• Quantify the importance of the natural feedbacks and oscillations for predictability of greenhouse gas burdens

Collaborators:

Inez Fung (UC Berkeley), Ron Cohen (UC Berkeley), Vaishali Naik (NOAA/GFDL), & Christian Frankenberg (Caltech/JPL)

Support:

Miller Fellowship and a DOE ERCAP grant.


Urban carbon dioxide (back to top)

Carbon dixoide (CO2) is an atmospheric trace gas and the largest anthropogenic radiative forcer. CO2 levels have increased from 280 ppm in pre-industrial times to greater than 400 ppm in the present, largely due to changes in fossil fuel emissions, and can be measured via ground stations, aircraft, and satellites. The paradigm in ground-based trace gas measurements has been to employ a sparse network of high-precision instruments that can be used to measure atmospheric concentrations. These concentrations are then used to estimate emission fluxes, validate numerical models, and quantify changes in physical processes. However, the BEACO2N project (http://beacon.berkeley.edu/Overview.aspx) aims to provide a better understanding of the emissions and physical processes governing CO2 by deploying a high density of moderate-precision instruments.


Fig. We constructed a custom, hourly, 1-km CO2 emission inventory for the Bay Area.

Objectives:

  • Determine the optimal CO2 measurement network for California's Bay Area
  • Use the BEACO2N observations to estimate hourly atmospheric fluxes of CO2 at 1 km spatial resolution
  • Use these hourly fluxes to improve our understanding of the underlying physical processes

Collaborators:

Ron Cohen (UC Berkeley), Rob Harley (UC Berkeley), & Brian McDonald (NOAA)

References:

  • Turner et al. (2016), Network design for quantifying urban CO2 emissions: Assessing trade-offs between precision and network density, Atmos. Chem. Phys. | PDF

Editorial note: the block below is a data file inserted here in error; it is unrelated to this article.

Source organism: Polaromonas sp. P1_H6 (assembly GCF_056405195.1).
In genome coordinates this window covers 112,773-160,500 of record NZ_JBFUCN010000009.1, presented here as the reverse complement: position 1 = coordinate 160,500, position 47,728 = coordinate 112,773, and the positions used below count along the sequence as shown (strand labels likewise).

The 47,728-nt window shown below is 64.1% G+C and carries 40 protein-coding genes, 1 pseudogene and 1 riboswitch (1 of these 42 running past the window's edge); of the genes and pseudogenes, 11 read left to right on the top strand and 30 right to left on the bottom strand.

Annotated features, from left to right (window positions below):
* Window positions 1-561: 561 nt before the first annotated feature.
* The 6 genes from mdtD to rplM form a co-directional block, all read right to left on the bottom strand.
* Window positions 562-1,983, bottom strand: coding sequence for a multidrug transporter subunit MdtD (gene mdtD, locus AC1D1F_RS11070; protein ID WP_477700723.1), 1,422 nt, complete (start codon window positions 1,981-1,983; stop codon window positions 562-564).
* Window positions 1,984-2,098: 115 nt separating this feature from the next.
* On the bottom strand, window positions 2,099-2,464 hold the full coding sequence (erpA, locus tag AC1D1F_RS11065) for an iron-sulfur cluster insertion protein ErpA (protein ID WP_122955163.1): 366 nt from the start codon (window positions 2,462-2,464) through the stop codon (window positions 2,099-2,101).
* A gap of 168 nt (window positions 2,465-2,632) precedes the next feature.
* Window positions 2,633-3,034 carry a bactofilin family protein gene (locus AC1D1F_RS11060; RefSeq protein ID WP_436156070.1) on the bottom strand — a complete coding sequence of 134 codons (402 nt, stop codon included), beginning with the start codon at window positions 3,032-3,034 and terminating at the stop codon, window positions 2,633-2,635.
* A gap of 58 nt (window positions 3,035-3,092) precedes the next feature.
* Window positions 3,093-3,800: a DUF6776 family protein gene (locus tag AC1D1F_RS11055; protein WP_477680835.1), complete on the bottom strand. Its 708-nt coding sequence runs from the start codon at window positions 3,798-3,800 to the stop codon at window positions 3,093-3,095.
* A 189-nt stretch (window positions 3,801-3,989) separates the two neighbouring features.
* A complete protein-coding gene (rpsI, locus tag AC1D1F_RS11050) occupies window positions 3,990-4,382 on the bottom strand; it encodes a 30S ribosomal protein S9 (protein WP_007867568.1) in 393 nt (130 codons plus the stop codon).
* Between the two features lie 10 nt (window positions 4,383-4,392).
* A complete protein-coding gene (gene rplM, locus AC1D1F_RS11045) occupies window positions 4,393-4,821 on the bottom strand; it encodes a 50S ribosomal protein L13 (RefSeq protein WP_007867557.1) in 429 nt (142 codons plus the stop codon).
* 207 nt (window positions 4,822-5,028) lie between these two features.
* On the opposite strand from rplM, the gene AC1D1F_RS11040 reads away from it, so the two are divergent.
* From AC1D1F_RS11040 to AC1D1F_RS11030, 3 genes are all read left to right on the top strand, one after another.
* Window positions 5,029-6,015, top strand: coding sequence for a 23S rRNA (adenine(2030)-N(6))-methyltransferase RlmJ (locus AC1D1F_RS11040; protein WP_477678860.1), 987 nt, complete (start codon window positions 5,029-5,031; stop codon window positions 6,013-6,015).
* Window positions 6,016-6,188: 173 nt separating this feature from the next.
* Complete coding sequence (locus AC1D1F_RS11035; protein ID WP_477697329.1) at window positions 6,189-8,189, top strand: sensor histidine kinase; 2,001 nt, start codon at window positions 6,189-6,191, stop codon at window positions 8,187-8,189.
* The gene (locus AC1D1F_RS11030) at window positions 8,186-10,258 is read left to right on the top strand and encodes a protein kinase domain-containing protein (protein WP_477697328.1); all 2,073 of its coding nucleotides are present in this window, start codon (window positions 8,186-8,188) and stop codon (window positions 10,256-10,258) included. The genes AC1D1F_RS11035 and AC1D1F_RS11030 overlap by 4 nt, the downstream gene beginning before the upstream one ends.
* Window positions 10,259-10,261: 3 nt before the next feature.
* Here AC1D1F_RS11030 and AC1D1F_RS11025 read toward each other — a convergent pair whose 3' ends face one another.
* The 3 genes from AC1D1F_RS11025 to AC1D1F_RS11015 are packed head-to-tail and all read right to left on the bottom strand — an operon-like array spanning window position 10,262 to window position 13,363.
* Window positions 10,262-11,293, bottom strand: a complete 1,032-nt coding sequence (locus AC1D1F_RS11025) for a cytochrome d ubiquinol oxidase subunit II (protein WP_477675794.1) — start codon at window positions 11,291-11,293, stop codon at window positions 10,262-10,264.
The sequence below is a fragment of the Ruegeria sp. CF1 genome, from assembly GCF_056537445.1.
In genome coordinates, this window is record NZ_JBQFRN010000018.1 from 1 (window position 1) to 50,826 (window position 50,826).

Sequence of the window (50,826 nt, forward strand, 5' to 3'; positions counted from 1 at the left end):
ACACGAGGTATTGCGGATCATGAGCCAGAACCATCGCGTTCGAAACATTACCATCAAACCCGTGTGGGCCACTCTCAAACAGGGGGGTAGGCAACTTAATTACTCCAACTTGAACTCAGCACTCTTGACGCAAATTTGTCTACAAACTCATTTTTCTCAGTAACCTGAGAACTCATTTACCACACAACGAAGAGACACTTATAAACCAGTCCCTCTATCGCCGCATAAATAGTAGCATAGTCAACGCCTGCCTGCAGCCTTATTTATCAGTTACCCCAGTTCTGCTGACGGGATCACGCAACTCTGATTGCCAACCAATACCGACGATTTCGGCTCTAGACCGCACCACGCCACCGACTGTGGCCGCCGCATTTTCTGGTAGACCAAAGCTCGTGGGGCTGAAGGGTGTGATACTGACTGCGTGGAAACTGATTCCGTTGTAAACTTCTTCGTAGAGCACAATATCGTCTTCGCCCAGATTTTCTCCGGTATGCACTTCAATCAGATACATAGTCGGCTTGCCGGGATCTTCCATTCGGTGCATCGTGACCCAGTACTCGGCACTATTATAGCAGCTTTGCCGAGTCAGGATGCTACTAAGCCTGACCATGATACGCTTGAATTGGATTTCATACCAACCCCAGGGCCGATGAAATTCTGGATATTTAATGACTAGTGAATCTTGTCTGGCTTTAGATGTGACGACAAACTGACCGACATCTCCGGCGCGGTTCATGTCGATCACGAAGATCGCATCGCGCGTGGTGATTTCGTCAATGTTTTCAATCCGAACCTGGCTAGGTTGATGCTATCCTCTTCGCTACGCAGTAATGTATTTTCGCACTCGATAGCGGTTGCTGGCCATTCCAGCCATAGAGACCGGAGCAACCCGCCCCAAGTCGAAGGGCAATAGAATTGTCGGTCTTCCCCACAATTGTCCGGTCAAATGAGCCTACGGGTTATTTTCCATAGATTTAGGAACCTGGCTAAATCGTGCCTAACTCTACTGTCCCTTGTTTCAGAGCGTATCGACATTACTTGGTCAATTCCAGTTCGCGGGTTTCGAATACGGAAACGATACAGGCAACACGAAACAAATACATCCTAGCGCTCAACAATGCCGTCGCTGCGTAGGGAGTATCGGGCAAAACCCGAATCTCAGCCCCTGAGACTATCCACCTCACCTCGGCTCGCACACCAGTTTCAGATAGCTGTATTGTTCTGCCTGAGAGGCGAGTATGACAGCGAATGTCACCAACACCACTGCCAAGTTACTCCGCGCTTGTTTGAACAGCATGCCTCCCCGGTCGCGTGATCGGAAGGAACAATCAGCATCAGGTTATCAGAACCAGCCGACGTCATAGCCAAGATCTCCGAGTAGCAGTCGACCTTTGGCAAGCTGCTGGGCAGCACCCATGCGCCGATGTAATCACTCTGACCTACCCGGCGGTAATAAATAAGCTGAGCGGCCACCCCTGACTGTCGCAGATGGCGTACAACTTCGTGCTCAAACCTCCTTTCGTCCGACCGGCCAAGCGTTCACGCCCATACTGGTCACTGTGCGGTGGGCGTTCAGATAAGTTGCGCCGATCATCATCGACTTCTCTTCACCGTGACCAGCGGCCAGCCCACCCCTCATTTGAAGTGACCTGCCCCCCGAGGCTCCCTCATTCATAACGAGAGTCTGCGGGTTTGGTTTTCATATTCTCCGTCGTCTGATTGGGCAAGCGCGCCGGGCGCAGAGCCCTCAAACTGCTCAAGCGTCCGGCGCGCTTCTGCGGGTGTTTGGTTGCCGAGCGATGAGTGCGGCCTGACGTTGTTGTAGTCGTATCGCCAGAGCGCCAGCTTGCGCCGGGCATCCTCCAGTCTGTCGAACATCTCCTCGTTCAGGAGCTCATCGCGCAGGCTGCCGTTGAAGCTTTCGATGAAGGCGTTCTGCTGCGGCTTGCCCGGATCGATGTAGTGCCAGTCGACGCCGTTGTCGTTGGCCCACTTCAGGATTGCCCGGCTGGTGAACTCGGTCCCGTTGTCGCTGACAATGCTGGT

• Shusterman et al. (2016), The BErkeley Atmospheric CO2 Observation Network: initial evaluation, Atmos. Chem. Phys. | PDF

Support:

Miller Fellowship, DOE Computational Science Graduate Fellowship, and a DOE ERCAP grant.


Designing multi-scale state vectors (back to top)

Inverse models quantify the state variables driving the evolution of a physical system by using observations of that system. This requires a physical model that relates a set of input variables (state vector) to a set of output variables (observation vector). A critical step in solving the inverse problem is determining the amount of information contained in the observations and choosing the state vector accordingly. This is a non-trivial problem when using a large ensemble of observations with large errors.


Fig. Illustration of using a Gaussian mixture model and radial basis functions for defining the state vector.

Objectives:

  • Explore different methods of constructing the state vector in an inverse model
  • Quantify the scale dependence of the different error components in the inverse solution
  • Develop a method for evaluating the different methods of constructing a state vector

Collaborators:

Ron Cohen (UC Berkeley) & Daniel Jacob (Harvard)

References:

  • Turner and Jacob (2015), Balancing aggregation and smoothing errors in inverse models, Atmos. Chem. Phys. | PDF

Support:

Miller Fellowship, DOE Computational Science Graduate Fellowship, and a NASA Carbon Monitoring System grant.



© Alexander J. Turner - 2018